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Contacting 'difficult' MPs

Some of us are in strong Tory or DUP seats or with MPs who have had very poor records on Climate. But that doesn’t mean we give up! If anything we fight harder for representation.

If you have made any progress with your difficult MPs please tell us what you did and how you did it!

Leave a contact so we can ask you about it!

  • Tips!

Make sure you have done your research and approach with a specific ask (Support the Bill!)

Another ask may be to forward it to Ministers of BEIS, DfT, DIT, Boris, or meet with you to talk about it further.

Offer that the Bill is still in development and they have an opportunity to contribute to it - what would they advise? (this shows you respect their opinion)

  • Manage your expectations, it takes time to build a relationship of trust.

  • Manage your emotions! Don’t let yourself get angry or overly frustrated, stay calm and firm in your arguments.

  • Appeal to their good nature: ‘I know you care about protection of the environment, our ancient woodlands, our beautiful coastlines etc’ Do they have kids? What do you have in common?

  • Try not to come across as a typical sort of person they might have prejudice against (e.g. ‘hippy’, angry leftie) Remind them ‘as your constituent…’

  • Find something you agree on - Wanting to reduce plastic? Wanting Government to give Local Authorities more money to support their own Climate Strategies? Once you have established where you’re both at you can then expand from there.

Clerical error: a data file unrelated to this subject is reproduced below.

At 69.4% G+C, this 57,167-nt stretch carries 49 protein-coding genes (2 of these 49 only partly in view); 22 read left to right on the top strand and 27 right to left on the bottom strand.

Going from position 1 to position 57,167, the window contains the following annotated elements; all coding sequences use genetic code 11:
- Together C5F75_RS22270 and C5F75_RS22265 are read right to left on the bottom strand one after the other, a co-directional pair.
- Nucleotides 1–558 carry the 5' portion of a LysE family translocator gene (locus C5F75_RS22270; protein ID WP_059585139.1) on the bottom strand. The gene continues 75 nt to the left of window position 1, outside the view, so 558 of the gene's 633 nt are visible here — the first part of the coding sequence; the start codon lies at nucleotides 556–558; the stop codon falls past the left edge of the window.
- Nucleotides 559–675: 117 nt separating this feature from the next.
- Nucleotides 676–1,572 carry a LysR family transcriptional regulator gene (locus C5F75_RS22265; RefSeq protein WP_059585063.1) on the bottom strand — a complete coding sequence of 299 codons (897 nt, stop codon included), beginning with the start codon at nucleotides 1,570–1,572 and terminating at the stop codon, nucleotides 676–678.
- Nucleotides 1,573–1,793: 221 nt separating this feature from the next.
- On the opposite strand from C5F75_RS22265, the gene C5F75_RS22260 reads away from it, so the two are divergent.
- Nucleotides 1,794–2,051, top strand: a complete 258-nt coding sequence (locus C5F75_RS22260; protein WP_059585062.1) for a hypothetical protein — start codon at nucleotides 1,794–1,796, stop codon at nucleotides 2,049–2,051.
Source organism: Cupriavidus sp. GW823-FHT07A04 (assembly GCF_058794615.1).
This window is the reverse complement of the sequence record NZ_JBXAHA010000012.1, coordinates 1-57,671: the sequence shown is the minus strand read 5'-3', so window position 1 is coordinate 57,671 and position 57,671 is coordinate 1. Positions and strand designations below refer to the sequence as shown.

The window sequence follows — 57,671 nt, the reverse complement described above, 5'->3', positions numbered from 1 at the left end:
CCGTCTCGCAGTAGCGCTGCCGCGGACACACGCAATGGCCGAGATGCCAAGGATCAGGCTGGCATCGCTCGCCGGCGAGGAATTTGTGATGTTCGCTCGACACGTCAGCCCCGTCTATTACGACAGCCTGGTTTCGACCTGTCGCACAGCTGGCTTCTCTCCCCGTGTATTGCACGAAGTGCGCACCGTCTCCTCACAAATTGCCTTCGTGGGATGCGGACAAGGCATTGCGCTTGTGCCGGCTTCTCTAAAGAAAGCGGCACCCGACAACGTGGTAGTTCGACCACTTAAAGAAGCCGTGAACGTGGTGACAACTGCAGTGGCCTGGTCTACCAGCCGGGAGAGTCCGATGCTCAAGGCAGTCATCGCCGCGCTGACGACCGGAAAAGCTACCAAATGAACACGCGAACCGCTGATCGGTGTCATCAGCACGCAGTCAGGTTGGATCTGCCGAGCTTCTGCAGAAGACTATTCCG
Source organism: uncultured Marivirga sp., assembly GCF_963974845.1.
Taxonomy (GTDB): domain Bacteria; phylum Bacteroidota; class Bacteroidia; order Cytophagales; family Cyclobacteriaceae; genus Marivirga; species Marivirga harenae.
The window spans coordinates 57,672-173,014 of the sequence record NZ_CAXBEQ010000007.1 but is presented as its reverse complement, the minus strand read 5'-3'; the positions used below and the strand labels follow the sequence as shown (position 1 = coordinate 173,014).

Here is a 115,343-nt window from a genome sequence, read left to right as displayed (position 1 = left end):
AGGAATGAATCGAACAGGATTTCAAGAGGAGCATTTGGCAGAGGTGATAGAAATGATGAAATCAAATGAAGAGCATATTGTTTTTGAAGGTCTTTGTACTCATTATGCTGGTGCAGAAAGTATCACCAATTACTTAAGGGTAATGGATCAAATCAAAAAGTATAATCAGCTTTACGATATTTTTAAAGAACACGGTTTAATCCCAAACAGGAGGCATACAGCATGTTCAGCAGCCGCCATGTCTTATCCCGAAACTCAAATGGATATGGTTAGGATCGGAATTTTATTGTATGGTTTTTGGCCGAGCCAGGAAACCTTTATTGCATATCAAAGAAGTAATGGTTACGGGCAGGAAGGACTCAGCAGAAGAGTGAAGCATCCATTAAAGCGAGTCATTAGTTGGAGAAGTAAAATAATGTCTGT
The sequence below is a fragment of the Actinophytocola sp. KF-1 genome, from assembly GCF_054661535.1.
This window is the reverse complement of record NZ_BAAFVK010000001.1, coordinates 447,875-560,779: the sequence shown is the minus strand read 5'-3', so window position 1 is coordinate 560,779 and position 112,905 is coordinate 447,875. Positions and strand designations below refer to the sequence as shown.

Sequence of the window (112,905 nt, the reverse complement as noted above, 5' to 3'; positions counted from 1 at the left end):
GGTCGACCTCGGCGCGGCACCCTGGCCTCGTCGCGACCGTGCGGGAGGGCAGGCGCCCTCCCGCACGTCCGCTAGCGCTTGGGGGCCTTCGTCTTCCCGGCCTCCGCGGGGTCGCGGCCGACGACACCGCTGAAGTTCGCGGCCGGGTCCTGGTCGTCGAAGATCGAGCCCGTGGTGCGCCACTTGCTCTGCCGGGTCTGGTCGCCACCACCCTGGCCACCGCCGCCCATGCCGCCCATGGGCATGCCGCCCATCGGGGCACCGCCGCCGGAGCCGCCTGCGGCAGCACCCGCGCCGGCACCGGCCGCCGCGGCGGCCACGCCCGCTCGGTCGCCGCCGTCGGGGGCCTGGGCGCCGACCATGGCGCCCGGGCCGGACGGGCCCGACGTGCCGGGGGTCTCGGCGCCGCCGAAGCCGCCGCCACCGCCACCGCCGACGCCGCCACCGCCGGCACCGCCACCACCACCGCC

• Do your research on them - try to understand their position.

Common reasons they may not be supportive:

  • They support some of our aims but not XR itself nor civil disobedience of any kind. The most common reason Tory and DUP MPs oppose is that they see stricter climate policy as inevitably meaning much higher taxation and regulation, and enlargement of the state (which to them means more bureaucracy, unaccountable quangos, bigger government and more state power)

  • They don’t actually understand climate science.

  • They are very wrapped up in other priorities: economic affairs, trade, industry laws. They will be trying to do good in some direction or another - find out what that is and empathise on it.

  • They are privy to lobbyists telling them lies: climate not that bad, we are terrorists etc.

  • They genuinely believe they are doing the best we can, 2050 target is ore realistic.

  • They believe UK is already leading on climate action in the world, and China, Russia and USA are the real problems.

  • They do understand climate science but are cynics - its coming, we won’t be able to stop it anyway, we just have to carry on as we are etc. * They believe in scientific solutions and investing in these - electric cars etc. For example: believers that planes will become fully electric support airport expansion because electric planes will need longer runways!

  • They have an ultimate, deep down, instinctive sense of entitlement, ownership, property etc - ‘Whats ours is ours, whats yours is yours - where you’re born is just bad luck’ etc.

  • Talk about migration increasing because of climate - and how it could be the UK thats hit by a natural disaster and that have to ask for help and refuge. (HARD Tory response is often - ‘well we would deserve other countries to take us in given what we have done for them….’ Be prepared for statements like this, don’t be shocked. Allow silence - reflect it back to them.) your MP

Target the wording to base their political party e.g. Youtube Video about Migration and Climate Change